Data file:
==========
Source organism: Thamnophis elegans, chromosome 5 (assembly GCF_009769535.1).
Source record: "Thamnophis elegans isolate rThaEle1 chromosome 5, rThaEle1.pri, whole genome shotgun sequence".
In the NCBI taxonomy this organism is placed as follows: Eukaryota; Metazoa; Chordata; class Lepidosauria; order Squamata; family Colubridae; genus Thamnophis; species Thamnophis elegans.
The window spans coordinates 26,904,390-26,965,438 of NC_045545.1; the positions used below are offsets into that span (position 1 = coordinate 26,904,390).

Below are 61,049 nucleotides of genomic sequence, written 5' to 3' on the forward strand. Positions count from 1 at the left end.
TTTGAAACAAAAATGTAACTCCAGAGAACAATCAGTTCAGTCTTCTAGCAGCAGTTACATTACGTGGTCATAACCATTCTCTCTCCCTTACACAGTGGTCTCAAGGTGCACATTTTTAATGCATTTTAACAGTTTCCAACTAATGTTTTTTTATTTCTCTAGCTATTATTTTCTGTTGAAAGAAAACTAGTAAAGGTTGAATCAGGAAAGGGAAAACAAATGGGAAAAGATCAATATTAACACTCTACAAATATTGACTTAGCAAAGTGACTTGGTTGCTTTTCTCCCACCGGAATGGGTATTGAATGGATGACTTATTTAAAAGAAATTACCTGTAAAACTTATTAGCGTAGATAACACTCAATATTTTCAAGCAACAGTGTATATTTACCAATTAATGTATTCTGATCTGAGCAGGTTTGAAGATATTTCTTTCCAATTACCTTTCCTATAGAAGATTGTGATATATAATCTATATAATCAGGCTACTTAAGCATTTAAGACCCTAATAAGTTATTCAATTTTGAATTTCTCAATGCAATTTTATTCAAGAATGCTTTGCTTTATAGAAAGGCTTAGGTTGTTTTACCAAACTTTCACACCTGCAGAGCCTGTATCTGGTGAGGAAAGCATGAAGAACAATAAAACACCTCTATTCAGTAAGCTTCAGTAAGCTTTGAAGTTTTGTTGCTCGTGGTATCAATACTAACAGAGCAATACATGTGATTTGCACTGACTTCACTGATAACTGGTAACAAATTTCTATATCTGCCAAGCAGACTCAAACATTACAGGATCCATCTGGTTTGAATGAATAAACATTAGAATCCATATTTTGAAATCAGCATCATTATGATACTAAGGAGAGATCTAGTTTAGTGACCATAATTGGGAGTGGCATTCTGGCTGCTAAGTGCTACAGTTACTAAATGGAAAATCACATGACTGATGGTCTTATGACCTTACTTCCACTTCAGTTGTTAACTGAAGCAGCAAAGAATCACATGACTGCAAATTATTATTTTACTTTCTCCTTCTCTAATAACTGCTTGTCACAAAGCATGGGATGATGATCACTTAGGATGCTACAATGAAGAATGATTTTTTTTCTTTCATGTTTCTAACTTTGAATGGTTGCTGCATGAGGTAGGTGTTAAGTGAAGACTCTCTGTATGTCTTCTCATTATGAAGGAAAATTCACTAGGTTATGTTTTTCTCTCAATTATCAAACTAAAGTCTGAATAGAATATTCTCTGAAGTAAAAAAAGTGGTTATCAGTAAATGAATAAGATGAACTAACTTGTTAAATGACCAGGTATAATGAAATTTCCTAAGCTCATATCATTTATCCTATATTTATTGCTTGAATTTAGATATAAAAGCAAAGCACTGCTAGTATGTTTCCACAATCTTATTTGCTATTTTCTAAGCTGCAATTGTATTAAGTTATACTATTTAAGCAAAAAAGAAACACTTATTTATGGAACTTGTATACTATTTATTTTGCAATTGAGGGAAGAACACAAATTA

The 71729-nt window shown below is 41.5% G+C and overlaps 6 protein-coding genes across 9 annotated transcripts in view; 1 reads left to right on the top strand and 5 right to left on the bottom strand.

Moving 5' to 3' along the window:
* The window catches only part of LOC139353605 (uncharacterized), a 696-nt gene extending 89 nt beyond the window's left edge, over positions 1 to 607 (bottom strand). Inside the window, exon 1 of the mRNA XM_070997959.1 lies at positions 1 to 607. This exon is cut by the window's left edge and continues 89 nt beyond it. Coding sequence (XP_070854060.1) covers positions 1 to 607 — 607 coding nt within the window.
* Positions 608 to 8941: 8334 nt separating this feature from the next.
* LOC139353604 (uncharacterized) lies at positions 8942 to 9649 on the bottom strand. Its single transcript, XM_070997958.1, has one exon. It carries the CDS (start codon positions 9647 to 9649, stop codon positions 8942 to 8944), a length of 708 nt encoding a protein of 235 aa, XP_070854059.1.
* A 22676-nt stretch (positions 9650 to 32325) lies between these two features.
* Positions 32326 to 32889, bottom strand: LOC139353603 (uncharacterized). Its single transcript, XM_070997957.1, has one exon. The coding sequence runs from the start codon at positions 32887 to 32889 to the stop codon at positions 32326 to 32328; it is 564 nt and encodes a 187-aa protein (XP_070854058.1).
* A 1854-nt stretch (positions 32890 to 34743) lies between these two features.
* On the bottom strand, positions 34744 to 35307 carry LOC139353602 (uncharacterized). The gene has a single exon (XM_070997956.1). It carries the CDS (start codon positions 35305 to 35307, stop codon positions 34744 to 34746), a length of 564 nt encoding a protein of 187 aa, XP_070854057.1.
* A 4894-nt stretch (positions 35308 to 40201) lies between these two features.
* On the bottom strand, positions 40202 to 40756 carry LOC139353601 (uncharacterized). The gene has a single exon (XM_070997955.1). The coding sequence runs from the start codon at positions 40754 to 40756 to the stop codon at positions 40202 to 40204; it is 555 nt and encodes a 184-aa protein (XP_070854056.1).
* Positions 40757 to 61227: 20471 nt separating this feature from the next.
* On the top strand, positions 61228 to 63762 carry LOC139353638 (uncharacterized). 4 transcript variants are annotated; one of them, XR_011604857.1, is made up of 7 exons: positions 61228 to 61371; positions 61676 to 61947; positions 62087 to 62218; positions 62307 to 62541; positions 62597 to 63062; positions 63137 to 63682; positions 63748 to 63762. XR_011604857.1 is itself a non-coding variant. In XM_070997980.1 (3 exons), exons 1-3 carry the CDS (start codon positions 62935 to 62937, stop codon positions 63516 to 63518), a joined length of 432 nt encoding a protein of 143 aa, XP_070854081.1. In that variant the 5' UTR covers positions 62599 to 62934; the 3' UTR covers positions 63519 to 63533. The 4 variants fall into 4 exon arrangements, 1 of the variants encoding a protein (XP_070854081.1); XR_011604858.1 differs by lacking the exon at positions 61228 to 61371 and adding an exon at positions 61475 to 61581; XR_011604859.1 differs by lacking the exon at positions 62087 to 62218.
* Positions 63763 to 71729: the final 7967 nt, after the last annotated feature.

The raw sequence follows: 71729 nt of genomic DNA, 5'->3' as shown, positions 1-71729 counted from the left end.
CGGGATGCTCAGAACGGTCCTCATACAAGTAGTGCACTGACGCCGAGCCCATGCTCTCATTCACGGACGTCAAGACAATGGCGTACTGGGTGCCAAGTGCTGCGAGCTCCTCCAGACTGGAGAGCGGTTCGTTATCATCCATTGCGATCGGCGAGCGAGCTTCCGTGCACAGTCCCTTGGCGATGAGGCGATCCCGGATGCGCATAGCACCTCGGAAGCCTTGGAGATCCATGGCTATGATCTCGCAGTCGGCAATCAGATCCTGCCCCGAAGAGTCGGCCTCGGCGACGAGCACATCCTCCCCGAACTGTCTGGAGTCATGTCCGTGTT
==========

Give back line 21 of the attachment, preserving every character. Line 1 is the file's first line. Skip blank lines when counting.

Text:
The raw sequence follows: 71729 nt of genomic DNA, 5'->3' as shown, positions 1-71729 counted from the left end.